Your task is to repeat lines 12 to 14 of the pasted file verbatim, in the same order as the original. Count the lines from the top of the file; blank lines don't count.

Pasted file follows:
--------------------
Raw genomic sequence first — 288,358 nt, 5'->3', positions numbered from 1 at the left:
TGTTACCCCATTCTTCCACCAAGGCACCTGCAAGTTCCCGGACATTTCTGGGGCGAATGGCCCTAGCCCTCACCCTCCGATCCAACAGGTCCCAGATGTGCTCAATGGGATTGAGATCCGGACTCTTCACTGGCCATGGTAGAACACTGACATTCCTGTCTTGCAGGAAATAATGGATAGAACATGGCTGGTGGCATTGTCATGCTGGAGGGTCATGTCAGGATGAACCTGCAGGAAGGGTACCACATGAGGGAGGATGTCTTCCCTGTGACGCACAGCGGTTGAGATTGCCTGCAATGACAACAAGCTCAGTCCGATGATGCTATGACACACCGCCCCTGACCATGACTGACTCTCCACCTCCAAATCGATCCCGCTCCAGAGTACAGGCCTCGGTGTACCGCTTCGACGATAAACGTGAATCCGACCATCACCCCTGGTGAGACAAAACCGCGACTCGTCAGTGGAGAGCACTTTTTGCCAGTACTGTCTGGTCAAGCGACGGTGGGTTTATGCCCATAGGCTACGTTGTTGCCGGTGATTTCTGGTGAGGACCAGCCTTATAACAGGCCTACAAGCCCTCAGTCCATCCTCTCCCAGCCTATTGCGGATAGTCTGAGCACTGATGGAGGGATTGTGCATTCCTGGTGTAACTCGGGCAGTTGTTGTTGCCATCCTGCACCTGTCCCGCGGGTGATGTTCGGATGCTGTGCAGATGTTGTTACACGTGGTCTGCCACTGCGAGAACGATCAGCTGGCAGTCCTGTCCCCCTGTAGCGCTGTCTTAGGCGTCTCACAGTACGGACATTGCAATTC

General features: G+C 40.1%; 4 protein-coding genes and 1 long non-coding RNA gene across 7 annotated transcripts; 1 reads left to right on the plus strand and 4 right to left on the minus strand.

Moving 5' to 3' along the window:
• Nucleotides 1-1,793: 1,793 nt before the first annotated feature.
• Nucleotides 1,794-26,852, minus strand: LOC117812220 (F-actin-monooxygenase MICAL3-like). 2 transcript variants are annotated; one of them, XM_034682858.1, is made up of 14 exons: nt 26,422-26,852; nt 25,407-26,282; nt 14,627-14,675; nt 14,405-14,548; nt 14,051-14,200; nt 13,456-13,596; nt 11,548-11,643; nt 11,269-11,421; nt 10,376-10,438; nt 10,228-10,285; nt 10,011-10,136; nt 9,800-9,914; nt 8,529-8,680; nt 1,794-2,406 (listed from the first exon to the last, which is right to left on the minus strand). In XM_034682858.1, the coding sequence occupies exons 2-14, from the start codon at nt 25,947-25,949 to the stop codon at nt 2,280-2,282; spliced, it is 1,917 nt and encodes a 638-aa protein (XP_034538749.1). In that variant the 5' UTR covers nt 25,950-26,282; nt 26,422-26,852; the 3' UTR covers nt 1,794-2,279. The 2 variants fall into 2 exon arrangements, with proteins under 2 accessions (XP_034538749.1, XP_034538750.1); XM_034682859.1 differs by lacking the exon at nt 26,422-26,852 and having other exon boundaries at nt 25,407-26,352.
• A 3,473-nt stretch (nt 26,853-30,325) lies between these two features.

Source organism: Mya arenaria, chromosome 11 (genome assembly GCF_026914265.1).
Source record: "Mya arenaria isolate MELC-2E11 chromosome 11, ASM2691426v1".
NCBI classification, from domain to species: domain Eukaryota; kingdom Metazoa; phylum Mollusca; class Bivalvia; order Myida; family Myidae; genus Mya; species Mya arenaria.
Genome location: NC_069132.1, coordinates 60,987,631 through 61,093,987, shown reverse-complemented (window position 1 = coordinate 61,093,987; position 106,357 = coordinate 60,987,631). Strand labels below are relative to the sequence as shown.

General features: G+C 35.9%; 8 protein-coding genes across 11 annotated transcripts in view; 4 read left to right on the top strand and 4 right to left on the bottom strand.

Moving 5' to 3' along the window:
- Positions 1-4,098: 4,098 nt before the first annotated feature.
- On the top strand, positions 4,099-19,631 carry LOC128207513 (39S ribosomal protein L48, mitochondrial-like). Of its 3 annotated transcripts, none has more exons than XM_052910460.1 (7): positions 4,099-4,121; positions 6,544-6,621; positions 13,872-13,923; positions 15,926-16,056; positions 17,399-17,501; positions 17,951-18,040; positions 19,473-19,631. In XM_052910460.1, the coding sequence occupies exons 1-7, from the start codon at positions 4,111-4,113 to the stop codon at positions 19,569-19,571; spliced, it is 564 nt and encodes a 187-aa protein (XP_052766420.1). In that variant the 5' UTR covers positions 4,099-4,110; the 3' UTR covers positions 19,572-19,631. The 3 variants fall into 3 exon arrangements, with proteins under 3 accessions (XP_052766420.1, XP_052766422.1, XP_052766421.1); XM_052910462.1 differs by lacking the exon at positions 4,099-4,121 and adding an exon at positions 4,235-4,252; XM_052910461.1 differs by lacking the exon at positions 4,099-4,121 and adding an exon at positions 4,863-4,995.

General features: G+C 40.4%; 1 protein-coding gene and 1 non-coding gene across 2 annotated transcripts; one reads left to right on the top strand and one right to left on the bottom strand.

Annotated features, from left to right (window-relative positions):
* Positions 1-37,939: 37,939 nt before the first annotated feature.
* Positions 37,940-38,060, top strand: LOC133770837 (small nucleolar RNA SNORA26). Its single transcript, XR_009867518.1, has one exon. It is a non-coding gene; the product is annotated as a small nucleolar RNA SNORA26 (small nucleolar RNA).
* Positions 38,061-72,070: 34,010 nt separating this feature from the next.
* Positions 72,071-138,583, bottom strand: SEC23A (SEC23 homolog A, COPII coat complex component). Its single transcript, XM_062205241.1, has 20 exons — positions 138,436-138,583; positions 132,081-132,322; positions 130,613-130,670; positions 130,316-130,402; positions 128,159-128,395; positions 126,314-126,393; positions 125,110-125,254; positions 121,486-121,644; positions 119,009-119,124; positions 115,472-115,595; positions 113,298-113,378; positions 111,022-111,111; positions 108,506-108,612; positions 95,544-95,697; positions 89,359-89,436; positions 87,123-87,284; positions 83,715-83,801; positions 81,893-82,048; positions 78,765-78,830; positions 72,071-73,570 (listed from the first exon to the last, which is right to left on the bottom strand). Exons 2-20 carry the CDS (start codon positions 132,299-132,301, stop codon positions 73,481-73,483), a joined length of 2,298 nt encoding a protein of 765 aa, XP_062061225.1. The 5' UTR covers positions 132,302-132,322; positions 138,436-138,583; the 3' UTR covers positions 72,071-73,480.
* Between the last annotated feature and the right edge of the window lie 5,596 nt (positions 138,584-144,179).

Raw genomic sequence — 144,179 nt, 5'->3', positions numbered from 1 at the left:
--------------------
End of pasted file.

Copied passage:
General features: G+C 35.9%; 8 protein-coding genes across 11 annotated transcripts in view; 4 read left to right on the top strand and 4 right to left on the bottom strand.

Moving 5' to 3' along the window:
- Positions 1-4,098: 4,098 nt before the first annotated feature.